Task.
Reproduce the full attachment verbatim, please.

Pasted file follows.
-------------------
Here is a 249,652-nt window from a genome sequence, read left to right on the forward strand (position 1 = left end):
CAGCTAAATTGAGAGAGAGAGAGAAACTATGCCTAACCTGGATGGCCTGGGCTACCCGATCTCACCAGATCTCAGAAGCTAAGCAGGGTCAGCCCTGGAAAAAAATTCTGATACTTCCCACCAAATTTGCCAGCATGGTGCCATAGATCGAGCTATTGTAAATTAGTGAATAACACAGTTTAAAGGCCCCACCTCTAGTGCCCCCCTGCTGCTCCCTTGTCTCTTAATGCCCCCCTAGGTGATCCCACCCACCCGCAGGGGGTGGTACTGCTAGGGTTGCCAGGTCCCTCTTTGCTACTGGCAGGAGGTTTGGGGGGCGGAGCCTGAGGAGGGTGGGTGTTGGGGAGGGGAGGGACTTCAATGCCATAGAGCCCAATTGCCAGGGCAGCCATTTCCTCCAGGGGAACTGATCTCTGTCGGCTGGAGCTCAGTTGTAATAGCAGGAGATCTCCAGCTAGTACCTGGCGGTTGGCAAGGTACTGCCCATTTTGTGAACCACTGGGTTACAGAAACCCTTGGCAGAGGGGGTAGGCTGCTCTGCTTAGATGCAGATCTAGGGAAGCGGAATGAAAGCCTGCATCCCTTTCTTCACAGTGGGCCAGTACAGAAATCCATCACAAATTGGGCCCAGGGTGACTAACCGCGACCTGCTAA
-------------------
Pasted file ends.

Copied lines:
Here is a 249,652-nt window from a genome sequence, read left to right on the forward strand (position 1 = left end):
CAGCTAAATTGAGAGAGAGAGAGAAACTATGCCTAACCTGGATGGCCTGGGCTACCCGATCTCACCAGATCTCAGAAGCTAAGCAGGGTCAGCCCTGGAAAAAAATTCTGATACTTCCCACCAAATTTGCCAGCATGGTGCCATAGATCGAGCTATTGTAAATTAGTGAATAACACAGTTTAAAGGCCCCACCTCTAGTGCCCCCCTGCTGCTCCCTTGTCTCTTAATGCCCCCCTAGGTGATCCCACCCACCCGCAGGGGGTGGTACTGCTAGGGTTGCCAGGTCCCTCTTTGCTACTGGCAGGAGGTTTGGGGGGCGGAGCCTGAGGAGGGTGGGTGTTGGGGAGGGGAGGGACTTCAATGCCATAGAGCCCAATTGCCAGGGCAGCCATTTCCTCCAGGGGAACTGATCTCTGTCGGCTGGAGCTCAGTTGTAATAGCAGGAGATCTCCAGCTAGTACCTGGCGGTTGGCAAGGTACTGCCCATTTTGTGAACCACTGGGTTACAGAAACCCTTGGCAGAGGGGGTAGGCTGCTCTGCTTAGATGCAGATCTAGGGAAGCGGAATGAAAGCCTGCATCCCTTTCTTCACAGTGGGCCAGTACAGAAATCCATCACAAATTGGGCCCAGGGTGACTAACCGCGACCTGCTAA